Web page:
...Most of our county democrats are senior citizens, and they are afraid to put bumper stickers on their cars, ride in cars with Kerry or local Dem stickers on it, etc.

These reports are less reliable, perhaps, but the sheer level of them this year strikes me as unusual.

And then there are cases in which Bush campaign staffers appear to be directly involved in intimidation attempts, such as the one recently reported in the Cincinatti Post:
Last weekend, minutes after obtaining two tickets to President Bush's huge rally Monday in West Chester, Caudell said she had the tickets ripped from her hand by two men who objected to the Kerry bumper sticker on her car.

The men, Caudell said, blocked her from getting into her car outside the West Chester office of Rep. John Boehner, one of the GOP's distribution points for the rally tickets, until one forcibly took the tickets from her. The two 40-ish men -- who Caudell believes were Bush campaign volunteers -- also were verbally abusive, calling her a "sinner" and "terrorist" for supporting Kerry and even going far as to suggest that she might intend to harm Bush at the rally.

... Although an ardent Kerry supporter whose interest in politics and the presidential race was aroused by a government class last spring, Caudell said she wanted to attend the Bush rally at Voice of America Park simply for the thrill of seeing a presidential visit virtually in her own backyard.

"I always wanted to hear the president speak," Caudell said. "How often is the president in West Chester?"

For Caudell, the ticket episode was not the only time that her preference for Kerry has drawn harsh reactions in heavily Republican West Chester. Her car, which until recently also had "Vote for Kerry" painted on its back window, has been spit on, and the 17-year-old, in her mother's words, frequently has had "single digits waved at her" while driving.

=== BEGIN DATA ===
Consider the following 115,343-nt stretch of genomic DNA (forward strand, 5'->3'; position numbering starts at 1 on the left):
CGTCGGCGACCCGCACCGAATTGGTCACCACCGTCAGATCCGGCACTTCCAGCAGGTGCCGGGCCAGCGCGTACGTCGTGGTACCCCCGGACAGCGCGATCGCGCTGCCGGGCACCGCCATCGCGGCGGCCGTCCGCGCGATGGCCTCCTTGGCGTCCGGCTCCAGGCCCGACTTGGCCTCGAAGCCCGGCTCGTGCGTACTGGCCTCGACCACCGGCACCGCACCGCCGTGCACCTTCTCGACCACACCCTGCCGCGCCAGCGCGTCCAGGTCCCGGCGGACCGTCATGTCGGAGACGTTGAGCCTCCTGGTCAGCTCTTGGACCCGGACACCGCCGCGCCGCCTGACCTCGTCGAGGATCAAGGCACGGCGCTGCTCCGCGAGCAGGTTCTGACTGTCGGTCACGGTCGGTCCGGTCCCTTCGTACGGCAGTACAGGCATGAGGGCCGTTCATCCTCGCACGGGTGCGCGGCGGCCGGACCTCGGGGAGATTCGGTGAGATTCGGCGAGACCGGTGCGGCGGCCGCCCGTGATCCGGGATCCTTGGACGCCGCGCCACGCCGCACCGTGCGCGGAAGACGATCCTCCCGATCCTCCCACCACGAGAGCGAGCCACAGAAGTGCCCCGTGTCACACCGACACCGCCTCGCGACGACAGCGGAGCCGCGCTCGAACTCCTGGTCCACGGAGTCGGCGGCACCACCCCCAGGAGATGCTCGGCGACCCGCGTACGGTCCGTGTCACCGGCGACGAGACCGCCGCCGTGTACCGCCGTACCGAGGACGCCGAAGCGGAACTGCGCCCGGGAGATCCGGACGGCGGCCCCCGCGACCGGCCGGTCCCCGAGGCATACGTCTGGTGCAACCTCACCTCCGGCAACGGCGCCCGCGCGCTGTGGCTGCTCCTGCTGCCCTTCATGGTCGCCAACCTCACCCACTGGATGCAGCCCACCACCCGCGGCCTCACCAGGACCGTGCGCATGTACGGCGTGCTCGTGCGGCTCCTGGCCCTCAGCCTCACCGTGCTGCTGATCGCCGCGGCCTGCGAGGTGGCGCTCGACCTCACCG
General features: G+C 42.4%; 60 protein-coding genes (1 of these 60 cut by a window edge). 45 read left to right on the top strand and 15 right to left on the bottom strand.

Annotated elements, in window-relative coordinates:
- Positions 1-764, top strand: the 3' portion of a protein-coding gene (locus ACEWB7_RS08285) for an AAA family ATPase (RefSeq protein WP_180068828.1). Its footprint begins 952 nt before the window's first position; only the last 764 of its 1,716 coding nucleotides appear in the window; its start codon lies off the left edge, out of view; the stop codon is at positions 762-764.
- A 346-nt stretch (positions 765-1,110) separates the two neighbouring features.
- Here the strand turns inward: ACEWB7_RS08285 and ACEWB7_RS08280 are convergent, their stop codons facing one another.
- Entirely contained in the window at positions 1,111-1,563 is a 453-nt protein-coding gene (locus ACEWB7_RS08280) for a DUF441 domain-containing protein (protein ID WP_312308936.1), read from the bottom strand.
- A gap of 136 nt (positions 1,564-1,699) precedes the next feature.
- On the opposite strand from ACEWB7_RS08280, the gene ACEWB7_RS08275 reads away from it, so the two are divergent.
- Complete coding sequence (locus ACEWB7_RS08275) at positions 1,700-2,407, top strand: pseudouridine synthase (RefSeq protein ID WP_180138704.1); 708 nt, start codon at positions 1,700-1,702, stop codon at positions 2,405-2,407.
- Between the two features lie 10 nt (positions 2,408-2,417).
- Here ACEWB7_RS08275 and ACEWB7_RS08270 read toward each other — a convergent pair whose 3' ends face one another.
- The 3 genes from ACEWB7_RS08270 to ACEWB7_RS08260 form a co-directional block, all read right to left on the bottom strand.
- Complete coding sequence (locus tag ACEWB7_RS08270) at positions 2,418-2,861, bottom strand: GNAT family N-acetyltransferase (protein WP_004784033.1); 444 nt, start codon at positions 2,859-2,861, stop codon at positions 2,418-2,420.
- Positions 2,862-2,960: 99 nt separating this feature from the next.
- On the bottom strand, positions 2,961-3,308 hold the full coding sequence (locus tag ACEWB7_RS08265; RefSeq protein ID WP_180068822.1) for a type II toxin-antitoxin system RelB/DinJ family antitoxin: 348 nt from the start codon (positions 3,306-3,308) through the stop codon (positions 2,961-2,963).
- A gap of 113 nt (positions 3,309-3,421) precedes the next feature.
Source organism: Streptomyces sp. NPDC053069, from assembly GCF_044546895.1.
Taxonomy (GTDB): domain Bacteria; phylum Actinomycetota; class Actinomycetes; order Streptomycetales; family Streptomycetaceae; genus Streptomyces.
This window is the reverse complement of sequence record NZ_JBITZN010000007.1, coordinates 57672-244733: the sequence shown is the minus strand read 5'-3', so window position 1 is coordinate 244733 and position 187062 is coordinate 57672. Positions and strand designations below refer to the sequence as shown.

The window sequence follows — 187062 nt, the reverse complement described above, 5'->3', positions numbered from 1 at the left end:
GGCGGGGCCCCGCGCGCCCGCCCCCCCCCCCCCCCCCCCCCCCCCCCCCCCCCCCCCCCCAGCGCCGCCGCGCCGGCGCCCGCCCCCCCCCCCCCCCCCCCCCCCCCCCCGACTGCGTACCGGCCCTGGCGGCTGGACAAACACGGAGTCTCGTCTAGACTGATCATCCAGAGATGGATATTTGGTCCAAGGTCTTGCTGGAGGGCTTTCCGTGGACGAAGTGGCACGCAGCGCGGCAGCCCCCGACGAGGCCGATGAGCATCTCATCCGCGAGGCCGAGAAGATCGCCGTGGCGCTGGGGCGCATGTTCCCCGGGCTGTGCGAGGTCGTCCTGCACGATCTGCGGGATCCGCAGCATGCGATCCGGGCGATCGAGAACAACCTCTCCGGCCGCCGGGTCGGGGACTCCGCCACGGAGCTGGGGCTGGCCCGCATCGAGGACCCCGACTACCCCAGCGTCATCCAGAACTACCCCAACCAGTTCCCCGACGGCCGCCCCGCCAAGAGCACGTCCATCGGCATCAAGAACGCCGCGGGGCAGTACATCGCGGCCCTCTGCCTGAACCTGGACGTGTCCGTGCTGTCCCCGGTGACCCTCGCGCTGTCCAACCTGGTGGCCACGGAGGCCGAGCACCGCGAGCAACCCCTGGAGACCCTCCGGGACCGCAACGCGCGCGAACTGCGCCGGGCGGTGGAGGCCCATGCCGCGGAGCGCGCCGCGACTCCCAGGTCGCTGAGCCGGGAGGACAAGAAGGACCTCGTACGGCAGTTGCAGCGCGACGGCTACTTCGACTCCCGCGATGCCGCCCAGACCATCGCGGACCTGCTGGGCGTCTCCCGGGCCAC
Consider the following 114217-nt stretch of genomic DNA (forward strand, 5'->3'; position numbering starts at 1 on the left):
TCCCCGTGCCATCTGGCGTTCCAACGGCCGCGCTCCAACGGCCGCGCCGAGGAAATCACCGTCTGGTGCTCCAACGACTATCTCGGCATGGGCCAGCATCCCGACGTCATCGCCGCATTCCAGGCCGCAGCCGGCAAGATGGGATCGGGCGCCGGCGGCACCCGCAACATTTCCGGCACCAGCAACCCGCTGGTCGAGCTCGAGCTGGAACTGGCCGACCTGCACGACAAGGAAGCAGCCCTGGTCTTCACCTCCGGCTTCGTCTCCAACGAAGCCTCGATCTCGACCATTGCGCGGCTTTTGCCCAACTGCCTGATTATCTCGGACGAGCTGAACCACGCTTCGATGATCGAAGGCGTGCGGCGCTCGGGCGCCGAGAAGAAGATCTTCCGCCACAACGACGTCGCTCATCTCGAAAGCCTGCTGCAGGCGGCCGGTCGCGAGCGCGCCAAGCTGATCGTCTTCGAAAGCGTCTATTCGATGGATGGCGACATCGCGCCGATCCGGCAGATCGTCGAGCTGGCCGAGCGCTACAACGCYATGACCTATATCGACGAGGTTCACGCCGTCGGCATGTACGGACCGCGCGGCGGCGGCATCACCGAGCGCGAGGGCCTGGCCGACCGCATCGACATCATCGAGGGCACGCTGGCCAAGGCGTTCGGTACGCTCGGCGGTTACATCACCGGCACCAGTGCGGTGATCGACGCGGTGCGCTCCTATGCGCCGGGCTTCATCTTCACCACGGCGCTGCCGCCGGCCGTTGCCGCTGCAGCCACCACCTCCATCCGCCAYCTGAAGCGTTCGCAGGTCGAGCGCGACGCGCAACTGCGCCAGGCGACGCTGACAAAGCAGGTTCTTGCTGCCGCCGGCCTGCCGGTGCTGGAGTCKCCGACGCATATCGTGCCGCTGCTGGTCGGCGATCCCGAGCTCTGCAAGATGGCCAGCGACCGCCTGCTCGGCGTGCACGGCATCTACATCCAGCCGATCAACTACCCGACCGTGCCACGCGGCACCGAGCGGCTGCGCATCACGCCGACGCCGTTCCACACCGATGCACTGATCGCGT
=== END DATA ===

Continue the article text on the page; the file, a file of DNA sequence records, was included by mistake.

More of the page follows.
None of those past incidents, though, was as troubling as that which unfolded in the parking lot outside Boehner's office Saturday.

After picking up the tickets, Caudell said, she was confronted by a man who, seeing her getting into a car with a Kerry bumper sticker and the Kerry slogan painted on its rear window, asked whether she was a Kerry supporter. When she replied that she was, the man, by then joined by a second man, called her a terrorist for not supporting Bush, Caudell said.

"I said, 'If a Democrat was in the White House, would you support him?'" Caudell said. "He said, 'No.' And I said, 'Then by your own definition, you're a terrorist, too.'"

To that, Caudell said, the man told the 5-foot-3 cheerleader: "You're pretty snippy for someone so small."

The first man, who Caudell said did most of the talking -- with the second basically echoing his remarks -- grabbed her car door to prevent her from getting in and told her he would not allow her to leave until she surrendered the tickets. When she refused, he tore them from her hand, Caudell said.

This all took place before the debates, when their candidate was riding a steady lead in the polls and they were confident of victory.

As the tide turns, it's not going to get any nicer.